After January 8, 2002, no person shall permit smoking within any indoor facility owned or leased or contracted for, and utilized, by such person for provision of routine or regular kindergarten, elementary, or secondary education or library services to children.
After January 8, 2002, no person shall permit smoking within any indoor facility (or portion of such a facility) owned or leased or contracted for, and utilized by, such person for the provision of regular or routine health care or day care or early childhood development (Head Start) services.
Paragraph (1) shall not apply to—
(A) any portion of such facility that is used for inpatient hospital treatment of individuals dependent on, or addicted to, drugs or alcohol; and
(B) any private residence.
After January 8, 2002, no Federal agency shall permit smoking within any indoor facility in the United States operated by such agency, directly or by contract, to provide routine or regular kindergarten, elementary, or secondary education or library services to children.
After January 8, 2002, no Federal agency shall permit smoking within any indoor facility (or portion of such facility) operated by such agency, directly or by contract, to provide routine or regular health or day care or early childhood development (Head Start) services to children.
Subparagraph (A) shall not apply to—
(i) any portion of such facility that is used for inpatient hospital treatment of individuals dependent on, or addicted to, drugs or alcohol; and
(ii) any private residence.
The provisions of paragraph (2) shall also apply to the provision of such routine or regular kindergarten, elementary or secondary education or library services in the facilities described in paragraph (2) not subject to paragraph (1).
The prohibitions in subsections (a) through (c) of this section shall be published in a notice in the Federal Register by the Secretary (in consultation with the heads of other affected agencies) and by such agency heads in funding arrangements involving the provision of children's services administered by such heads. Such prohibitions shall be effective 90 days after such notice is published, or 270 days after January 8, 2002, whichever occurs first.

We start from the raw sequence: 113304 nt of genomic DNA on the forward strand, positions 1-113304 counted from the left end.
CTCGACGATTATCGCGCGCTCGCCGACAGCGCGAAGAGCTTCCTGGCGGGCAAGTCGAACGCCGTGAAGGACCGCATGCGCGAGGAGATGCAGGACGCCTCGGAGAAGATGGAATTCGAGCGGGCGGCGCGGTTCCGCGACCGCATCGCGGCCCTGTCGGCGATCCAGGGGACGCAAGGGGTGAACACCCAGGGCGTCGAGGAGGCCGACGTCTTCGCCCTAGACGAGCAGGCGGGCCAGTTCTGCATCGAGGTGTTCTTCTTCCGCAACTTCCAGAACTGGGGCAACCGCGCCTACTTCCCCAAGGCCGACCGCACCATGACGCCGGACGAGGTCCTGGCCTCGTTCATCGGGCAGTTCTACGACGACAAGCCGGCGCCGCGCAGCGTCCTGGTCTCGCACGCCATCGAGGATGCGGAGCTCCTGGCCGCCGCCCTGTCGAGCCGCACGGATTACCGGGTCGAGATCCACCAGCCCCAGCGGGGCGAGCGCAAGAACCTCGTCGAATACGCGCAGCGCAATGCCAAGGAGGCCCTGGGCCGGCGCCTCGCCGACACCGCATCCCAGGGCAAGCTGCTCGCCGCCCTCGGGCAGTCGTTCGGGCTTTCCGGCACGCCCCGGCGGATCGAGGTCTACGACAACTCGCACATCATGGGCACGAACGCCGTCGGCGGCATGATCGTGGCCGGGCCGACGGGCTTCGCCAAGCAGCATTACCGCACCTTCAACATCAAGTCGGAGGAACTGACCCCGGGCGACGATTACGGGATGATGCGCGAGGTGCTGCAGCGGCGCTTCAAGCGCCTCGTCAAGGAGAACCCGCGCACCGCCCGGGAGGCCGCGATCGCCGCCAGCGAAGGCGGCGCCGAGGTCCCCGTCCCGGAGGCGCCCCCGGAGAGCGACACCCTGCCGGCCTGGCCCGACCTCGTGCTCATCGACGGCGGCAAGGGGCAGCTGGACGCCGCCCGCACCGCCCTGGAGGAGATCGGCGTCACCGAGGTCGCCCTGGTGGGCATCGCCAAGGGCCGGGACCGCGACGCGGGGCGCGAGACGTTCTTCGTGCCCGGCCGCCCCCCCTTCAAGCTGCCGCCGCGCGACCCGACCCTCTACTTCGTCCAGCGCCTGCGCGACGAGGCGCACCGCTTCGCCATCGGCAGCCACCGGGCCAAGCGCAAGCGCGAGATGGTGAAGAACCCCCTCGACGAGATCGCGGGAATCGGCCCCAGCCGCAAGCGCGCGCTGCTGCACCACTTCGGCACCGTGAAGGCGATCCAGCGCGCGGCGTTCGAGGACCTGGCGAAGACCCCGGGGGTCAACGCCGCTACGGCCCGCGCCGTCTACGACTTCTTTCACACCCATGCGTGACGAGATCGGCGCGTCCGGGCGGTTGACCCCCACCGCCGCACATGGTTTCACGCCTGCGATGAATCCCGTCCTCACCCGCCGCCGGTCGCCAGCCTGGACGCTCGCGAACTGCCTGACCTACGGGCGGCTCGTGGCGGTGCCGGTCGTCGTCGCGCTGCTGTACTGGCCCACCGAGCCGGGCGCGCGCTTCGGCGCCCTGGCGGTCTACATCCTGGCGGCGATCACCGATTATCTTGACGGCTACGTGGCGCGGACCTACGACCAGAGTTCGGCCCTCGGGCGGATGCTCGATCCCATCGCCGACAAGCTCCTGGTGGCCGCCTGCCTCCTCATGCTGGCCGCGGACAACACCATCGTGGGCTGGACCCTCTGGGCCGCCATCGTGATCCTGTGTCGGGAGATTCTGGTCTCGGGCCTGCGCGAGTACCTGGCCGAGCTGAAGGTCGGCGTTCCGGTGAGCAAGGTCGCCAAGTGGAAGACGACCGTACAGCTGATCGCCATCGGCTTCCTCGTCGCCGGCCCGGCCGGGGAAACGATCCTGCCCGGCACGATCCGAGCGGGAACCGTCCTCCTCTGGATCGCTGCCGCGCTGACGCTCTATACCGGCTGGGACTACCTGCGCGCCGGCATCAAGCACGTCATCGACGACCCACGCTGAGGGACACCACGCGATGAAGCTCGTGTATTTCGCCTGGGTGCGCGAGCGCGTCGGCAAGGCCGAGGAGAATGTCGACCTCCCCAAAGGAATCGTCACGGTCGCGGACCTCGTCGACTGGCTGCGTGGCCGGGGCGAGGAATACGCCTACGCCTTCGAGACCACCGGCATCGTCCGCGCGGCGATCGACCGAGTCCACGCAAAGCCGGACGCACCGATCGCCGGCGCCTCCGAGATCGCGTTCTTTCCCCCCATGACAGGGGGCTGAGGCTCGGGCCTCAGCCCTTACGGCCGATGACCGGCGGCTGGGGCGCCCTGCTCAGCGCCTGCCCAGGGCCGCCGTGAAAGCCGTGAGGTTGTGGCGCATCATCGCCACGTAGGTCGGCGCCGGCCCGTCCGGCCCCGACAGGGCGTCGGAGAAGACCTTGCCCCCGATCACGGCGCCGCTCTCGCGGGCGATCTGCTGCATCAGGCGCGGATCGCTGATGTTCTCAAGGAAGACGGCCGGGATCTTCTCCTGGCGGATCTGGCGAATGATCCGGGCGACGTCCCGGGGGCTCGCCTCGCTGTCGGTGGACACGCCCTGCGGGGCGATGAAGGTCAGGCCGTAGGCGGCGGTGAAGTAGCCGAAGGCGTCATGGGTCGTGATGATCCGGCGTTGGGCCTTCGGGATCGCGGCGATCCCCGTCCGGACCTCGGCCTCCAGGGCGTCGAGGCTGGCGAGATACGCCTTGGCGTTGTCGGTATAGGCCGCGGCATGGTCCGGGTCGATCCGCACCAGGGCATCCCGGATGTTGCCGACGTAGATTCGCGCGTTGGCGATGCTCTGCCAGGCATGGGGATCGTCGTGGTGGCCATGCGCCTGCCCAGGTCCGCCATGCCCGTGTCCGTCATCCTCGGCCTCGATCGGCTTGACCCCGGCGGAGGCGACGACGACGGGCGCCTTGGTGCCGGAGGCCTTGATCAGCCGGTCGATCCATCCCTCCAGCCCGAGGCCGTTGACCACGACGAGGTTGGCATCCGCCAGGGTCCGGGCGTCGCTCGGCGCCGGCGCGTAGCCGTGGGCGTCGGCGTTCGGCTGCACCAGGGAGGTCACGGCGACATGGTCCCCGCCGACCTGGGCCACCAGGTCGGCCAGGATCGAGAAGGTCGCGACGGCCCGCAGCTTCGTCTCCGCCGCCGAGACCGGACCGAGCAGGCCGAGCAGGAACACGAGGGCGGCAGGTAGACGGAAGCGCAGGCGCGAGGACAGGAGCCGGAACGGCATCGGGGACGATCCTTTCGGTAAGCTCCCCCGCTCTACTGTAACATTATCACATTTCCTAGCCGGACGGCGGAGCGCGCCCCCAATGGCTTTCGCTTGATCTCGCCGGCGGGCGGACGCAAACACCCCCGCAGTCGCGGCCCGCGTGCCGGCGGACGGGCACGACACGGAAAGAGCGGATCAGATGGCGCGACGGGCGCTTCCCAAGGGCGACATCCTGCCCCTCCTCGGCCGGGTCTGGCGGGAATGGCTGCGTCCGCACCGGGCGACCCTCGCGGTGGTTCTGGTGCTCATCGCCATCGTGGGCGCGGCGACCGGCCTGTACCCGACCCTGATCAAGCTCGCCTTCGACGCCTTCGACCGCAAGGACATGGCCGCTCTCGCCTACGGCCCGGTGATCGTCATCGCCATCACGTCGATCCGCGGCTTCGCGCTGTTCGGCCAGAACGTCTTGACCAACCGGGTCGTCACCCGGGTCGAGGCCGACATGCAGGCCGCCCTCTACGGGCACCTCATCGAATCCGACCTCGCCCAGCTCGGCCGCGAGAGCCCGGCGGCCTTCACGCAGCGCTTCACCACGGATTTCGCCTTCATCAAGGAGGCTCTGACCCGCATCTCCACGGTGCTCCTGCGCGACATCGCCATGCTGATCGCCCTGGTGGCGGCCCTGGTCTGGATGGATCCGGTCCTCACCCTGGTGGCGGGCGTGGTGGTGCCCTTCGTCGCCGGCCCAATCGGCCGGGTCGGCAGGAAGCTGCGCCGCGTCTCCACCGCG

Any failure to comply with a prohibition in this section shall be considered to be a violation of this section and any person subject to such prohibition who commits such violation may be liable to the United States for a civil penalty in an amount not to exceed $1,000 for each violation, or may be subject to an administrative compliance order, or both, as determined by the Secretary. Each day a violation continues shall constitute a separate violation. In the case of any civil penalty assessed under this section, the total amount shall not exceed 50 percent of the amount of Federal funds received under any subchapter of this chapter by such person for the fiscal year in which the continuing violation occurred. For the purpose of the prohibition in subsection (c) of this section, the term "person", as used in this paragraph, shall mean the head of the applicable Federal agency or the contractor of such agency providing the services to children.